Story-wise, Out of the Past finds Mitchum as Jeff Bailey, a gas station owner in the small sleepy town of Bridgeport, California, whose simple existence is tossed into turmoil when Joe (Paul Valentine), the number-one henchman of gangster Whit Sterling (Kirk Douglas) pops up one day searching for him. Realizing he has nowhere to run, Jeff calmly tells his girlfriend Ann (Virginia Huston) about his past; how he was once a private investigator named Jeff Markham and how a cunning dame named Kathie Moffat (Jane Greer) served as a huge monkey wrench to both their lives. But now it’s payback time for Whit, who assigns his old PI-for-hire the dubious task of collecting a few income tax sheets so as to prevent the well-off villain from having to pay-off a blackmailing lawyer named Eels (voice actor Ken Niles) and hide his guilt from the IRS in the process.
But nothing is as easy as that, especially when one has crossed an unforgiving psycho like Whit, and soon Jeff is up to his ears in Eels, hoods, twists, and turns. Rhonda Fleming turns in a delightful supporting role as a secondary femme fatale. Richard Webb is on-hand as a very minor character – that of a Bridgeport cop in a part that really isn’t tapped into all that much. Steve Brodie – who would later be remembered for his work in horror films, though of a much-lesser degree, including several Jerry Warren monstrosities – gets a fine part as Mitchum’s doomed partner. Grown-up child actor Dickie Moore (aka Mr. Jane Powell, aka Taylor Lautner v1.0) steals the show a great bit as Mitchum’s deaf and dumb employee who probably has more common sense than anyone else in the entire photoplay put together (well played, Dickie, well played).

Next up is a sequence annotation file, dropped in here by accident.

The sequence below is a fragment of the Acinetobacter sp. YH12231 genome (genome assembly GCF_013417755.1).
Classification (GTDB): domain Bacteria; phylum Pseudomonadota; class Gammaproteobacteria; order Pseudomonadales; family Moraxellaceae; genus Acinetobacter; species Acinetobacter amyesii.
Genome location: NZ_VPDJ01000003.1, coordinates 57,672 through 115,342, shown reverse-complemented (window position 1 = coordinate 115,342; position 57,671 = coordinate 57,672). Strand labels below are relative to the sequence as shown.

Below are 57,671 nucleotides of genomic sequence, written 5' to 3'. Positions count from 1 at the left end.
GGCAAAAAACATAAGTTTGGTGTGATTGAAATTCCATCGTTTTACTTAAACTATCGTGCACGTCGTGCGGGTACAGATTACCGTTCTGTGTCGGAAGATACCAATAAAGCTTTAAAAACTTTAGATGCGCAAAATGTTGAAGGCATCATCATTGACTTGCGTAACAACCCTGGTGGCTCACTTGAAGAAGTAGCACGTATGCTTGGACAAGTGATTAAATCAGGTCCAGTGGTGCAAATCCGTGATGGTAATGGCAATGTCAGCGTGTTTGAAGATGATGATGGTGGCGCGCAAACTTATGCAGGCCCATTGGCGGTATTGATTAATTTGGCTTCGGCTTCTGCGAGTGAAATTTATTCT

Sadly, despite being praised as one of cinema’s greatest film noirs ever (that’s ever, kids), Out of the Past has managed to not land itself a lavish commercial special edition Blu-ray release. However, the Warner Archive Collection has sought to fill that void in your video library by bringing us this acclaimed classic via a Manufactured on Demand Blu-ray. And while you might think an MOD release would be missing a few things, such as quality, allow me to state that – much like the multiple plot twists of the feature film itself, the Warner Archive has pulled a fast one on us all by delivering an absolutely beautiful 1080p/MPEG-4 AVC transfer of Out of the Past on BD-50 (!). Honestly, I couldn’t believe how marvelous this presentation looked, and this could very well be the paragon of perfection for a film noir that actually succeeded in capturing lightning in a bottle. A DTS-HD MA lossless 2.0 mono soundtrack accompanies and delivers most admirably, and an optional English (SDH) subtitle track is provided.
In addition to the superb quality here (and a modest retail price, to boot), another surprise around the darkened corner of this essential thriller is an audio commentary track for the movie as provided by author/expert James Ursini. Originally recorded for the 2004 Warner Bros. DVD, the track is an informative (if somewhat dry) lesson on the feature film in general as well as that of the now-legendary people who made it all happen.